Liked by 1 person

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  3. Helen

    It is a surreal time!! Iโ€™m trying to look at the positives, such as getting to know my neighbours better. For example, I dropped a note into one of my neighbours, a 92 year old man and he phoned me this afternoon to ask if I could collect his newspaper as the newsagentโ€™s is changing hands and not doing deliveries at the moment. It will also be great to have a break from commuting for however many weeks…. Still, reading and hearing about the suffering of others as well as the hysteria makes me feel almost guilty for any small pleasures.

    Liked by 1 person

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  4. Lavinia Ross

    It’s a bit crazy over here in the Pacific Northwest, too. Lots of panic buying going on, and it is fascinating to see what people deem important and strip from the shelves.

    Hang in there Quercus and Julia! Stay well. I want to see Julia string lights up in your beard again for Christmas. ๐Ÿ™‚

    Liked by 1 person

    Reply
    1. quercuscommunity Post author

      Julia bought a few vegetables and some bread this morning – reports that the mood in the shop was less good-natured than three days ago. One London Borough has had police called nine times to break up fights in shops.

      One thing we will never run out of is idiots…

      Liked by 1 person

      Reply
  5. Laurie Graves

    I hear you, Quercus. Quite natural to feel the way you do. Too many countries are run by idiots with a large following of fools. And they seem to hold everyone else in thrall. Over here we have Captain Grotesque whose song changes from day to day. First the pandemic was a “Democrat Hoax,” but now he assures us all that he knew all along it was coming. Really, you can’t make this stuff up. Except Shakespeare did. Didn’t Richard III employ similar methods? Let’s just hope that when this is over and too many people have died, we will have better leaders. Where is Henry Tudor?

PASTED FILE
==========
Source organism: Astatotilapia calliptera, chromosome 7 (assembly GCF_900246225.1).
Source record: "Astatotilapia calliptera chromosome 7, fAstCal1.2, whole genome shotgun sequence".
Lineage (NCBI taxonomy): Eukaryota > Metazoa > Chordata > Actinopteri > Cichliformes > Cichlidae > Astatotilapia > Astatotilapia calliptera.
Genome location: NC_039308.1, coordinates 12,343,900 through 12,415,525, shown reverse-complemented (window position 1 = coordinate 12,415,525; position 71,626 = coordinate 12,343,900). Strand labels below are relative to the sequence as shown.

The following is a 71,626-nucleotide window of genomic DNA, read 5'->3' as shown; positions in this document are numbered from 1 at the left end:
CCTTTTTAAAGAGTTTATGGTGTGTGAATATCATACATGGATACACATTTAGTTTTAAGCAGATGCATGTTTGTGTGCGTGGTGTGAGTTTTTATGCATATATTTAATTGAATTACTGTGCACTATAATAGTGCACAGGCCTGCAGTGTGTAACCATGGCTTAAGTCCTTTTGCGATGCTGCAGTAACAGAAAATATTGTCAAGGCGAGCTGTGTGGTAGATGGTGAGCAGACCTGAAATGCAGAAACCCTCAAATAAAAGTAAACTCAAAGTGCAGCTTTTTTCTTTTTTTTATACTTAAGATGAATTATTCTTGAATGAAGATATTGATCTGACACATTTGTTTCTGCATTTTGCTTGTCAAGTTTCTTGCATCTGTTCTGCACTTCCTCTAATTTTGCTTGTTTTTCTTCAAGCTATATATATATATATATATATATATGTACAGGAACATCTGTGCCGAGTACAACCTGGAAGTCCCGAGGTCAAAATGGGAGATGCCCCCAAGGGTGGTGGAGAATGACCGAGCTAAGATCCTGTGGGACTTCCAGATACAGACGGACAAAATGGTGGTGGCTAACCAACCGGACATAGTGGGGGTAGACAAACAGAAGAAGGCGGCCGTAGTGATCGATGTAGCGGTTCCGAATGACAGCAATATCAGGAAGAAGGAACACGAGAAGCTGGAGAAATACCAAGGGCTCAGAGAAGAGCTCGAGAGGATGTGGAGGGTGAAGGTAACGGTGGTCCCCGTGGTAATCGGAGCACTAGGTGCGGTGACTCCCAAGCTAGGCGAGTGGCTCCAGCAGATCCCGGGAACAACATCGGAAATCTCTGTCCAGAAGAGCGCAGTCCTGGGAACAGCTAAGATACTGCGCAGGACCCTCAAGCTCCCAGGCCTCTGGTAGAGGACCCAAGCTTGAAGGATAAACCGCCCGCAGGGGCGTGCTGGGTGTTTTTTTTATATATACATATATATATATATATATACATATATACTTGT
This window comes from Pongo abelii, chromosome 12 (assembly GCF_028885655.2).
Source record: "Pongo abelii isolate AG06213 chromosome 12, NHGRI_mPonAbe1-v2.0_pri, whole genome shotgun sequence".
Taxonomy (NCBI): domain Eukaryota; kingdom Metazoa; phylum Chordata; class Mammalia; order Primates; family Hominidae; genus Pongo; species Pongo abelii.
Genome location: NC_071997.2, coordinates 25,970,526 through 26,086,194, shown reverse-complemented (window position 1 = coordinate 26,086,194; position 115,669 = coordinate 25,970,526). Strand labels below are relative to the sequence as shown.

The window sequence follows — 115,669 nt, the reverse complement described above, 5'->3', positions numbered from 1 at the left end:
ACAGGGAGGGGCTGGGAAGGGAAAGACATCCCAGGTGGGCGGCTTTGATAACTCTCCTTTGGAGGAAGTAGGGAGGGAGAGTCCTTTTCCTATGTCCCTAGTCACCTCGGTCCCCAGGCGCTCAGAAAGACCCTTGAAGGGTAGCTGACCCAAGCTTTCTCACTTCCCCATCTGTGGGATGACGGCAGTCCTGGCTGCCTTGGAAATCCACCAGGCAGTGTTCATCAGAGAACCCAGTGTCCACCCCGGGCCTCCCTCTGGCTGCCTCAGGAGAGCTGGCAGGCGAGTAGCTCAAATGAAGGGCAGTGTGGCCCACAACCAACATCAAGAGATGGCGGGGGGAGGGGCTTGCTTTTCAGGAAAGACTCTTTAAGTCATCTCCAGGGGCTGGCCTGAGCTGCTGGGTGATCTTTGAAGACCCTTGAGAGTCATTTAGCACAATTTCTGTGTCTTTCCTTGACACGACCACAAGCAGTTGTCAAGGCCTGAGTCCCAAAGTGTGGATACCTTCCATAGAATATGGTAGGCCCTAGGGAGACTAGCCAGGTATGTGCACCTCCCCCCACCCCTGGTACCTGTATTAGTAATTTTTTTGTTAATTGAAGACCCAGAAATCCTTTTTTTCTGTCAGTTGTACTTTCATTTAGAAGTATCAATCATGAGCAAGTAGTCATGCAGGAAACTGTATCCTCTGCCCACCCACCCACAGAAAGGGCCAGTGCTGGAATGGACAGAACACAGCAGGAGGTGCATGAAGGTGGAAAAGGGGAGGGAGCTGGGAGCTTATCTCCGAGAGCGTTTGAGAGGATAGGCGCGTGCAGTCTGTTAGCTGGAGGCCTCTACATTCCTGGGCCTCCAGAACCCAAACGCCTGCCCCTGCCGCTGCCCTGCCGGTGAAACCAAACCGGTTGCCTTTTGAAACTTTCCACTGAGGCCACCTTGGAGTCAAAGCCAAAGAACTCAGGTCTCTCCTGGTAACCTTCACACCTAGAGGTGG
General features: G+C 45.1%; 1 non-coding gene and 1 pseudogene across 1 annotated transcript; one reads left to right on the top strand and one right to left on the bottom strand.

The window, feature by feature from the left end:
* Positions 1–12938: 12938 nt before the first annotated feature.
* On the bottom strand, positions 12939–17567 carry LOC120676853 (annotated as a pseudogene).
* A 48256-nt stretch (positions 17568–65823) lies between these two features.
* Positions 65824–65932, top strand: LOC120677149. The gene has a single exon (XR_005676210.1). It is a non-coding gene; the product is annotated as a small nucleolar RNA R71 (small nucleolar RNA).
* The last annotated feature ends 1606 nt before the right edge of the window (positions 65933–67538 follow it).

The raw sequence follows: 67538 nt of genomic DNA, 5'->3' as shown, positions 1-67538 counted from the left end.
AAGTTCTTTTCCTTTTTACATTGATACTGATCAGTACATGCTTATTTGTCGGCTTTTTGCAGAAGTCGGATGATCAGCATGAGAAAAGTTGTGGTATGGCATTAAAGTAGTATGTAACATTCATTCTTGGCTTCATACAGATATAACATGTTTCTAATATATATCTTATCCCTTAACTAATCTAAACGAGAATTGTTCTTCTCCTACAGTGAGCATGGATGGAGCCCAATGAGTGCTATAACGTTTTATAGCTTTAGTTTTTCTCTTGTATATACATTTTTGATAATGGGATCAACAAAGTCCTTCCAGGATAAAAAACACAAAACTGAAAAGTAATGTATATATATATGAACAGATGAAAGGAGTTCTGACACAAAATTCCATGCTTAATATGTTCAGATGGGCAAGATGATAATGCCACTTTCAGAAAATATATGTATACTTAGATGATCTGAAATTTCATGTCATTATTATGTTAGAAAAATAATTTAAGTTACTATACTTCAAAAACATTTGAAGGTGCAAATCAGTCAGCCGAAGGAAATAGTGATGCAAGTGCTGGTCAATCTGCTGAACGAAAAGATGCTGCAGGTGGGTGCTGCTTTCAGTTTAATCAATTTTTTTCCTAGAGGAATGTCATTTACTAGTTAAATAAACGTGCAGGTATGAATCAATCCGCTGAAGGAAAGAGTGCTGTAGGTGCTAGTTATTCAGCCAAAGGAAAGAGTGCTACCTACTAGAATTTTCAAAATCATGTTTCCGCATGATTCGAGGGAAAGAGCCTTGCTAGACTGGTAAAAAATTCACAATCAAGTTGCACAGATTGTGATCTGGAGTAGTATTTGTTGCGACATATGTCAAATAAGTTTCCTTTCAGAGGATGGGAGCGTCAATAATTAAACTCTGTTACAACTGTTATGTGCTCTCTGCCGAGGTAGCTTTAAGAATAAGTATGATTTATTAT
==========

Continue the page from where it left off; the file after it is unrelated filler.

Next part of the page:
Liked by 2 people

    Reply
      1. quercuscommunity Post author

        Actually, that should read “I think it was Henry VII who killed Richard’s nephews” as he had something to gain from the deaths and the Tudors are known for their habit of pruning the family tree.

        Liked by 1 person

  6. Sharon

    The lack of consistent and concrete information has been my problem too, sometimes we seem to be getting one message from health experts and another entirely different one from politicians who seem more concerned with the economic impact than the health one.
    Some of the black humor floating around keeps me going.
    The panic buying, I think people feel better if they feel they can do something to control the situation, pity they can’t direct that need to do something into helping others, instead of stockpiling mountains of loo paper.
    Your blog posts brighten my day.

    Liked by 1 person

    Reply
  7. arlingwoman

    Yup, hang in there. I had to up my hand washing game, but recently read that, yes, hand washing helps, but a lot of transmission is from being within six feet of someone who coughs or sneezes. Ugh. It doesn’t transmit the way measles does, but it’s not good. Craziness is ruling it seems. Here, I do like Anthony Fauci for good info–careful, clear, and parses if he has to in order to avoid misunderstanding. But frankly, he’s about it. Wash your hands and stay 6 feet from everyone but your family.

    Liked by 1 person

    Reply
    1. quercuscommunity Post author

      I’ve struggled with some of the advice, including sneezing on my arm. I have plenty of hankies and can change them regularly, but I don’t have many jumpers and don’t want infectious sleeves.

      ๐Ÿ™‚

      Liked by 2 people

      Reply